Matthew McCartney

Chapter 4. Population and Economic Growth/Development

Abstract
Many people assume that investment is always and everywhere a good thing; the opposite assumption is often made for population growth. A tabloid newspaper reported in late 2013 that the ‘UK population could DOUBLE to 131 million within a century’. Two-thirds of this increase, it suggested, would result from immigrants and their children. Looking at a longer time span makes the numbers certainly look less dramatic. The population of the earth took 10,000 years to increase from 5 million to 730 million in 1750. Over the next two hundred years the total increased to 3 billion, then doubled again to 6.4 billion in 2000. Current forecasts suggest that the population will peak at 11–12 billion in 2100, and that 90 per cent of the increase will take place in current developing countries. By 2050 the population of Pakistan, for example, is forecast to increase from 160 million to 340 million and India from 1 billion to 1.6 billion. As a proportion of the global total the population of Europe is expected to decline from 12 to 7 per cent and Africa to rise from 13 to 22 per cent.
Matthew McCartney

Chapter 5. Technology and Economic Growth

Abstract
The general pattern of economic growth over the last few decades that we noted in Chapter 2 was: rapid in East Asia; moderate in South Asia; and slow or negative in Latin America and Sub-Saharan Africa. These patterns are paralleled by the success in absorbing technology from the rest of the world, showing that technology has a close link with economic growth. The question of causation, however, is a difficult one. Do new technologies provide new goods and services for export, raise productivity and reduce costs, thus driving economic growth, or does a rapidly expanding economy create the wealth and resources to purchase and create new technologies? New technologies can help a country overcome diminishing returns to investment, permitting sustained economic growth and enabling society to avoid the trade-offs associated with scarce resources. Nevertheless, any act of technological creation is closely linked to destruction; of older technologies, of traditions and existing patterns of employment.
Matthew McCartney

Chapter 6. Education and Health

Abstract
The question of education and health in relation to economic growth can be confused, not by the issue of causality, where the evidence is relatively clear, but by means and ends. There is clear evidence that education and health both cause and are caused by economic growth. This is good news for policymakers, as promoting education is likely to have a positive impact on economic growth and so provide the resources for governments and households to further expand education (as well as incentives to do so if the growth creates well-paid jobs that require a good standard of education). Society can float upwards on a virtuous circle of education and rising incomes. However, the opposite is also true. Poor education and slow economic growth could become locked together in a vicious embrace.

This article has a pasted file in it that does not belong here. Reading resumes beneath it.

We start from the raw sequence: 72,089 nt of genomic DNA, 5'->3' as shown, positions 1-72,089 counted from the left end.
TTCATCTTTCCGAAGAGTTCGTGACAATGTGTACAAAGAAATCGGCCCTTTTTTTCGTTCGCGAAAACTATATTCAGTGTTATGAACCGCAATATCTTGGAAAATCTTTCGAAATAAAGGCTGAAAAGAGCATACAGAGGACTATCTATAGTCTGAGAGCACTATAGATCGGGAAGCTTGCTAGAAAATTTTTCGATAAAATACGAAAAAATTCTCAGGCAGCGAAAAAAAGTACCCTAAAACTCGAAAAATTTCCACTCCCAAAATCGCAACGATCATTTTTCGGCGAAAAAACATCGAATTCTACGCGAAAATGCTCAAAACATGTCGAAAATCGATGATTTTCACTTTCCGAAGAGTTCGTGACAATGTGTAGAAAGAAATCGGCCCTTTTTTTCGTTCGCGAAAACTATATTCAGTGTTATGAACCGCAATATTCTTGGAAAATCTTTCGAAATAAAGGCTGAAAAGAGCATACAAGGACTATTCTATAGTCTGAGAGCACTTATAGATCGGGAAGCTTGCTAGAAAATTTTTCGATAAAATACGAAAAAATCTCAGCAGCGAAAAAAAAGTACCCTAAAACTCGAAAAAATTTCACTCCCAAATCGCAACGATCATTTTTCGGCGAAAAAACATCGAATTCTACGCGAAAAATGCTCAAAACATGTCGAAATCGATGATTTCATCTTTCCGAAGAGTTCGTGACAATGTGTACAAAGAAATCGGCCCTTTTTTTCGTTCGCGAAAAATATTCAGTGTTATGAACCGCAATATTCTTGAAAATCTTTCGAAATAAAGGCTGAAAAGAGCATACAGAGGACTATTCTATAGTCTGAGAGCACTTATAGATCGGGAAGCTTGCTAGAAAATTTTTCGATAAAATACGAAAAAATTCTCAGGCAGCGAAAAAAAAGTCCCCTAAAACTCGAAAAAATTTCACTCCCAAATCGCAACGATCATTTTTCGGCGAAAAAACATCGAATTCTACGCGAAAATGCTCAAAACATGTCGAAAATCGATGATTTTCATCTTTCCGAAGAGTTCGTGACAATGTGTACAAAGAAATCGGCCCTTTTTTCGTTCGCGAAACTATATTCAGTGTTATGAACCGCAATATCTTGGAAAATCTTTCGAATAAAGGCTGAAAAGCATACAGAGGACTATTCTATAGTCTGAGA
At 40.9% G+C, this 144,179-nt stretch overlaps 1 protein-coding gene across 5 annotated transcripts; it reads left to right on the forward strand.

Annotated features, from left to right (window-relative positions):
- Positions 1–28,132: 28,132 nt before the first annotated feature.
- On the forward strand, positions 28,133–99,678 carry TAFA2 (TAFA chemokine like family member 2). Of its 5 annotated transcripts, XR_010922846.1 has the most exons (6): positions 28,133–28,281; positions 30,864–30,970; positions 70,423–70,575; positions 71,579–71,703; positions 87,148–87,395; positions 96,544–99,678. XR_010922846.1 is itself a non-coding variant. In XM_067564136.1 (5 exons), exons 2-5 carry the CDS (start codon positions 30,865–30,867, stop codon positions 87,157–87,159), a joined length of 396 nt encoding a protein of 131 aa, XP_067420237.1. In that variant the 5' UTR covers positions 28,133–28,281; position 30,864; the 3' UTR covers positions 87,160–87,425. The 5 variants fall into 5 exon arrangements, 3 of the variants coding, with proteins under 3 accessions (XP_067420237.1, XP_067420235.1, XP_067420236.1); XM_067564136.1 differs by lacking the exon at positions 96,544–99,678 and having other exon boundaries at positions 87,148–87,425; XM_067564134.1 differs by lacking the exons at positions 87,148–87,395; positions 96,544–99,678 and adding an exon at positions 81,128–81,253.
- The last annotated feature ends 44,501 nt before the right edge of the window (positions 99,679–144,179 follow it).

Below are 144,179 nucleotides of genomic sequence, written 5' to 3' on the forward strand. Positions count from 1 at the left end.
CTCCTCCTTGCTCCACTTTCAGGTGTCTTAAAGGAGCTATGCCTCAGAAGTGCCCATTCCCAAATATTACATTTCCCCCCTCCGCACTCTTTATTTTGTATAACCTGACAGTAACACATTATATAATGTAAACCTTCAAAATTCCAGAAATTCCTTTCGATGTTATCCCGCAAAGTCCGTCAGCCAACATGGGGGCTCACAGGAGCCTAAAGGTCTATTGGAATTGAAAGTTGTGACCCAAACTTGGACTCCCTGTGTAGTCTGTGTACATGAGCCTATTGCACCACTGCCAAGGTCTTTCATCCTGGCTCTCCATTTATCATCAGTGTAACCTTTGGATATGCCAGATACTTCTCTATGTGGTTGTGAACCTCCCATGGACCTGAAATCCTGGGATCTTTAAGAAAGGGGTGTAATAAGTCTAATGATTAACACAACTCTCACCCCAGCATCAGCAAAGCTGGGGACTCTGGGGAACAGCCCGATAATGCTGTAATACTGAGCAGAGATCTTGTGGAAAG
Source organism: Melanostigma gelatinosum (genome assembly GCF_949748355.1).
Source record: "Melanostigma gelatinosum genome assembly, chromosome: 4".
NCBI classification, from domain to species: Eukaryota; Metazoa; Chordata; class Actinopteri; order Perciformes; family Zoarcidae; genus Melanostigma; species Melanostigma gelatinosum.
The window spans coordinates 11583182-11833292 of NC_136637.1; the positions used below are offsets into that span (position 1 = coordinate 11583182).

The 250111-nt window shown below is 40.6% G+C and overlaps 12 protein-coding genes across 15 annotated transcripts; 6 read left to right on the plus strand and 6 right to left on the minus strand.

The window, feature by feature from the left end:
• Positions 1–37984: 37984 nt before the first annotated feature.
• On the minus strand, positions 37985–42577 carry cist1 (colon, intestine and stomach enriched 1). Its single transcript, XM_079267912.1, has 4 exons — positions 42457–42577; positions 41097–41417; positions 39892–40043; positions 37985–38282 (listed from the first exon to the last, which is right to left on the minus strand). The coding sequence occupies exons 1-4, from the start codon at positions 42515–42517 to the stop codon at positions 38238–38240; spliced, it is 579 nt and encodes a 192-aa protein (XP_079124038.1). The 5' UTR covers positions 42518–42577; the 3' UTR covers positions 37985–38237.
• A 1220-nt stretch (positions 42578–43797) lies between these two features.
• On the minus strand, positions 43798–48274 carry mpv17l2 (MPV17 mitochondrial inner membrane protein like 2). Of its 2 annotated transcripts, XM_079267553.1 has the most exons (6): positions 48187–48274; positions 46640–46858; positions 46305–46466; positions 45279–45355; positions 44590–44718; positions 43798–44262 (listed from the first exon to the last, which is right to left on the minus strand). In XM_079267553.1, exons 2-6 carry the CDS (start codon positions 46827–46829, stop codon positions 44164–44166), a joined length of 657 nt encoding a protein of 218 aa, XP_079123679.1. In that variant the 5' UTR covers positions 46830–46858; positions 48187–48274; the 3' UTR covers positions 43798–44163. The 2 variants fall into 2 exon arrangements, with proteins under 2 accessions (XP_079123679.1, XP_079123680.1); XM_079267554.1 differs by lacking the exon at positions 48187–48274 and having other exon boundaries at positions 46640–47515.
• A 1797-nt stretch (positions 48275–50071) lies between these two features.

Matthew McCartney

Patterns of Long-term Economic Growth and the Deeper Determinants of Economic Growth

Frontmatter

Chapter 7. The Great Divergence since 1750

Abstract
The fact that there are large inequalities in the contemporary world economy is the central fact of our current economic existence. But when did these inequalities emerge? Some scholars argue that much of the now developing world had incomes little different from now-developed countries as recently as 1750. Inequality, it is claimed, is not long-standing or natural but is the result, perhaps, of better economic policies in the now-developed countries, which suggests poor countries should learn from developed countries what policies work. Or perhaps the experience of colonialism which drained wealth that promoted economic growth in the now-developed countries suggests a moral case for massive amounts of aid to rectify that historical guilt? This chapter finds that Western Europe did not have a particularly high (by historical standards) standard of living in 1750, but it was rising and then already had a significant lead in per capita incomes over the rest of the world. This lead was based on a long history of significant improvements in production, trade and transport technologies in Europe. The lead goes back to as early as 1500 CE or even 1350 CE. Whether this technological dynamism of Europe was indigenous or imported from outside misses the most important point. Over the long term the origin of innovation is less important than receptiveness to ideas, whatever their source, and the ability to build on ideas in a cumulative manner. This is an important lesson for contemporary developing countries, where the conditions of access to technology developed elsewhere, such as the activities of MNCs (Chapter 3) or regimes of intellectual property rights (Chapter 10) are crucial influences on long-term economic growth.
Matthew McCartney

Chapter 8. Economic Growth and Economic Structure since 1750

Abstract
The previous chapter placed inequality into an international perspective and showed how average incomes between countries are affected by centuries of even small differences in economic growth. This chapter looks at one aspect of what growth does within the domestic economy. We have seen in earlier chapters how economic growth may impact on measures of health, education, nutrition and happiness. This chapter confines the discussion to the economic, in particular economic structure.
Matthew McCartney

Chapter 9. Colonialism

Abstract
Most people agree that the subjugation and subsequent domination by one country of another is a bad thing. This simple moral question has obscured a deeper understanding of the nature and impact of colonialism. The bigger question is whether studying the colonial experience helps us to understand centuries of economic growth and their manifestation in contemporary global economic inequalities? This chapter explores various accounts of the influences and impact of colonialism. Acemoglu et al.’s settler/extractive typology is too crude, as case studies of colonialism in India, Korea, and Nigeria demonstrate. Although Marxist thought has long since disappeared from mainstream economic discussion, it offers a rich seam of academic writing and analysis that illuminates the impact of colonialism. The key thematic debates about the impact of colonialism on development in the colonies are the drain of surplus, deindustrialization, diversity and isolation, and human development.